Even if all of these developments proceed flawlessly, though, we’ll still have to face a widening gap between production and consumption. Or will we?

As it turns out, we’re in luck! Or so the EIA would have us believe. Because, accompanying that falling supply is – you guessed it – declining demand. In 2007, the IEO anticipated world demand for all liquids of 118 million b/d in 2030. This year, that estimate shrank to 107 million b/d, right in line with production.

The important point to take away from the IEO’s analysis is that the world is facing a decline in liquid fuel production and the government, after years of straight-faced denial, is now admitting it.

Does this mean we’re going to run out of oil? No. But supply constrictions mean that the good old days of limitless, cheap oil are gone. And, though viable alternatives eventually will be developed, there’s no way of putting a timetable on that. In the interim, we’re going to have to pay up if we want to keep the family jalopy on the road.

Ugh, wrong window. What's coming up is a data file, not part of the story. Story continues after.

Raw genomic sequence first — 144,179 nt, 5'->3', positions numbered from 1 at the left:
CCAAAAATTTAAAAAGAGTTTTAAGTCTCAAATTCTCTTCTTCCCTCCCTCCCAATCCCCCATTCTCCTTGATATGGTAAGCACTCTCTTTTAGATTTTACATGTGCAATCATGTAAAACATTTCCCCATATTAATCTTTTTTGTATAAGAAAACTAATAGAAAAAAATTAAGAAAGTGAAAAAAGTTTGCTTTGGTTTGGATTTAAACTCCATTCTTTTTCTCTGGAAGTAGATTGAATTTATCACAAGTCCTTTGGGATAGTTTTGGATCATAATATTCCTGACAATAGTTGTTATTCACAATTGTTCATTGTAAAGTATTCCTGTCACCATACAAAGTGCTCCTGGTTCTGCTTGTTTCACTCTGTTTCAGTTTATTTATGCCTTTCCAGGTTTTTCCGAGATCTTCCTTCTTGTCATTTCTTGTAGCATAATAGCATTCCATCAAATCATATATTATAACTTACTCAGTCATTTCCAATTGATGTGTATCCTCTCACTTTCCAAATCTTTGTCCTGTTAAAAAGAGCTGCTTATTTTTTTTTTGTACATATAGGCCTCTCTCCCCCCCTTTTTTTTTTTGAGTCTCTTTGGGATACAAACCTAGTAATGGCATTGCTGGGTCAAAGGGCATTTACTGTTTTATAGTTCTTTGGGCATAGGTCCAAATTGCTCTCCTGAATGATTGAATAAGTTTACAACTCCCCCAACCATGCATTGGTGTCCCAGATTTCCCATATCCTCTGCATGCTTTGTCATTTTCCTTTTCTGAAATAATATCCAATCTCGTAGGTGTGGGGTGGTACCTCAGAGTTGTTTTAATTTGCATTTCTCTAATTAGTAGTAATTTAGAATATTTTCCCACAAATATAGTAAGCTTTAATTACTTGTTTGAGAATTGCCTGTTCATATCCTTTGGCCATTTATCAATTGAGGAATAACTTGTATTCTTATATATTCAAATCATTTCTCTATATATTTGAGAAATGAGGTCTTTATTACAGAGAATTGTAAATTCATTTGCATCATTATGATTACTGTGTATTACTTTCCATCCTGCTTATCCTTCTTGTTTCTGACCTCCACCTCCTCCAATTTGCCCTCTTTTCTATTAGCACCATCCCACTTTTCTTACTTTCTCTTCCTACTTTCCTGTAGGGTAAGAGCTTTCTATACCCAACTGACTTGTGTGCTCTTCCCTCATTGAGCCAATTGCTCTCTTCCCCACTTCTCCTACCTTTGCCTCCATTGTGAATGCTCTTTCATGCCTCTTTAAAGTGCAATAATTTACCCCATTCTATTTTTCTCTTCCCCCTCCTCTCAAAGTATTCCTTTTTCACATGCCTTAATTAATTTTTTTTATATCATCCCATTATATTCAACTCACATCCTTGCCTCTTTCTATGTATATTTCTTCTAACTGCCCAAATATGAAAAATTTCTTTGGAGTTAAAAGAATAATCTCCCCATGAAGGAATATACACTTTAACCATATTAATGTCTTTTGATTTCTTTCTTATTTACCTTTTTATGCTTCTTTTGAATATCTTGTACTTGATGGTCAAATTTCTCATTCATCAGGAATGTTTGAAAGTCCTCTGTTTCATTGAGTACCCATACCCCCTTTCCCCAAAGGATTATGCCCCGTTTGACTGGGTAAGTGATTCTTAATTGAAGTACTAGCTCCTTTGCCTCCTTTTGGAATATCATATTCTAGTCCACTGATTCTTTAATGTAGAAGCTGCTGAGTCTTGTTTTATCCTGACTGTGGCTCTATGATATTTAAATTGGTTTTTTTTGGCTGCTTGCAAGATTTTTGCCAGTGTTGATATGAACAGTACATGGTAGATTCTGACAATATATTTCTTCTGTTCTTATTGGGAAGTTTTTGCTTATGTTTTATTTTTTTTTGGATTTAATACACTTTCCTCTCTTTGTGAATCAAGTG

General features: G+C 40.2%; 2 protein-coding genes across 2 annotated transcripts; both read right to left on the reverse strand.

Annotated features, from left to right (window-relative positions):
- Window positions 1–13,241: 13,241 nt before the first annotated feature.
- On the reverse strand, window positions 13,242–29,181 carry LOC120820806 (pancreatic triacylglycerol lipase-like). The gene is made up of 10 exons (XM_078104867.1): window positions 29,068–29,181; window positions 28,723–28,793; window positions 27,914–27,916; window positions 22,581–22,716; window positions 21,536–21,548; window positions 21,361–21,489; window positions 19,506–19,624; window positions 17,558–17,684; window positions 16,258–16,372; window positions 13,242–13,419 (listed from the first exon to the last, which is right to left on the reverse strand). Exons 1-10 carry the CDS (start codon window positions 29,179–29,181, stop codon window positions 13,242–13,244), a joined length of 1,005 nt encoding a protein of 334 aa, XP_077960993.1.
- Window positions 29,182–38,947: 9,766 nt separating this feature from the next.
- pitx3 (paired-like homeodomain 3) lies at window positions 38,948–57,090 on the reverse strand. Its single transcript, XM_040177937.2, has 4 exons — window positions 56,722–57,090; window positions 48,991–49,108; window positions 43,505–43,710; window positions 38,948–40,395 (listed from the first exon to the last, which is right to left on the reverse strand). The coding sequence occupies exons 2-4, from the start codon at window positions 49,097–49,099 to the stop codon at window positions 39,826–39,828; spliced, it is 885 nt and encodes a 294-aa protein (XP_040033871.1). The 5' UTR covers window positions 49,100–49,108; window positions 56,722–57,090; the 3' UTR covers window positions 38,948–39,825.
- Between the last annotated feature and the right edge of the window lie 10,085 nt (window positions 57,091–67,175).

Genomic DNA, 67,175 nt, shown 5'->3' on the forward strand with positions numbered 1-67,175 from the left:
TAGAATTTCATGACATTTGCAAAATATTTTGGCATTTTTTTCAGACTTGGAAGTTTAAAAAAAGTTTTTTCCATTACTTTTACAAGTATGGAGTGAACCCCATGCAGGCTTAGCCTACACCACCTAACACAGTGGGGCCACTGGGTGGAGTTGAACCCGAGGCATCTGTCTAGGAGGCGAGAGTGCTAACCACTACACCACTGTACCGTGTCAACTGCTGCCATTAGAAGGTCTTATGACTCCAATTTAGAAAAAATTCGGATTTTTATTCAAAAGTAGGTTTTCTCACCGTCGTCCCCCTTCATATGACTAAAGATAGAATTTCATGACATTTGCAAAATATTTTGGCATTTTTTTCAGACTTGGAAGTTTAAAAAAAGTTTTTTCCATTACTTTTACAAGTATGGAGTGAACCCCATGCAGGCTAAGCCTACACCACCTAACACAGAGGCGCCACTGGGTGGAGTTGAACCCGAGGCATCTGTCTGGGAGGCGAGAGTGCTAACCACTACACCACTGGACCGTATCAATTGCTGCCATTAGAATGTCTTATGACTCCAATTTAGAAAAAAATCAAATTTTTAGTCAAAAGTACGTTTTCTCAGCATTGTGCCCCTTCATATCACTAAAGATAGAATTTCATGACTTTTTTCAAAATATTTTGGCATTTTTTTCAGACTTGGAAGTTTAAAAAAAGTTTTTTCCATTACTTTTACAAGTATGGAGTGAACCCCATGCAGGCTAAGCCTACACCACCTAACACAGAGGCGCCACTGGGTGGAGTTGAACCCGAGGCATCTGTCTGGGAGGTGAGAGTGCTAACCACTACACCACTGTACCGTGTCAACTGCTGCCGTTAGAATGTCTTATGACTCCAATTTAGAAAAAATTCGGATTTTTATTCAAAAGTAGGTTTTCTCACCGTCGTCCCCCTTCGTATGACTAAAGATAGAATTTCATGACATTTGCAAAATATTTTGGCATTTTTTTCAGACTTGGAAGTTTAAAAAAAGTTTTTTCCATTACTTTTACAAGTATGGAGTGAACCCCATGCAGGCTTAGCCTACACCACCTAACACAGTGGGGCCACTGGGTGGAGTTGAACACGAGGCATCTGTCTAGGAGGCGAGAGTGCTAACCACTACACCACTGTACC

How much? The IEO report’s reference case calls for $130/barrel oil in 2030, but that’s based on relatively modest demand increases from India, China, and other developing nations, and we find it very optimistic. It easily could be twice that.

Rising oil prices mean some belt-tightening, but they also offer investment opportunities, in both conventional and unconventional resource companies. In addition, power-generation alternatives such as solar, nuclear, and geothermal will be coming to the fore.

But discovering the right companies with sound fundamentals and the potential for handsome returns isn’t easy. Read our report how a math-prodigy-turned-multimillionaire finds those companies… and how you, too, can profit from his secret system. Click here to learn more.

Have a good one.

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Reader Comments (7)

Sorry to nit pick but your paragraph describing the figures in the tables doesn't actually match the figures shown in the tables or at least I can't see the relationship. Would like to use your article and figures etc in an upcoming public forum so hoping you can explain the relationships more clearly.